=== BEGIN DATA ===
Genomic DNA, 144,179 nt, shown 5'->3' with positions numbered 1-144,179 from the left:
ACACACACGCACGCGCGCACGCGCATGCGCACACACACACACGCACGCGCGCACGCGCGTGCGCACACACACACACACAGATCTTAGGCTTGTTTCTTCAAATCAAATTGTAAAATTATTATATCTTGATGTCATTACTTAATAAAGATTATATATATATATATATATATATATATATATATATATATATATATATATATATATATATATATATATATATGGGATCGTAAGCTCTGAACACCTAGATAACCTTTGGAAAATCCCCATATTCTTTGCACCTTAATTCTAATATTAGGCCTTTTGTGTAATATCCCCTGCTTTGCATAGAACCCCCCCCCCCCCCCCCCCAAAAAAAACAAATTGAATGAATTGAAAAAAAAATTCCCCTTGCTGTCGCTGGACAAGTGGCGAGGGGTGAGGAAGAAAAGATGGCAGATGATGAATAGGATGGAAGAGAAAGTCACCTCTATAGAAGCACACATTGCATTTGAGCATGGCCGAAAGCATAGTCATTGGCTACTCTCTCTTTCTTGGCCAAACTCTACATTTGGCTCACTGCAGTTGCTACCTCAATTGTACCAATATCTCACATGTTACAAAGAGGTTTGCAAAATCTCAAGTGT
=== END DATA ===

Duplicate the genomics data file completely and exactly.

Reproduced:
Genomic DNA, 144,179 nt, shown 5'->3' with positions numbered 1-144,179 from the left:
ACACACACGCACGCGCGCACGCGCATGCGCACACACACACACGCACGCGCGCACGCGCGTGCGCACACACACACACACAGATCTTAGGCTTGTTTCTTCAAATCAAATTGTAAAATTATTATATCTTGATGTCATTACTTAATAAAGATTATATATATATATATATATATATATATATATATATATATATATATATATATATATATATATATATATATATGGGATCGTAAGCTCTGAACACCTAGATAACCTTTGGAAAATCCCCATATTCTTTGCACCTTAATTCTAATATTAGGCCTTTTGTGTAATATCCCCTGCTTTGCATAGAACCCCCCCCCCCCCCCCCCCAAAAAAAACAAATTGAATGAATTGAAAAAAAAATTCCCCTTGCTGTCGCTGGACAAGTGGCGAGGGGTGAGGAAGAAAAGATGGCAGATGATGAATAGGATGGAAGAGAAAGTCACCTCTATAGAAGCACACATTGCATTTGAGCATGGCCGAAAGCATAGTCATTGGCTACTCTCTCTTTCTTGGCCAAACTCTACATTTGGCTCACTGCAGTTGCTACCTCAATTGTACCAATATCTCACATGTTACAAAGAGGTTTGCAAAATCTCAAGTGT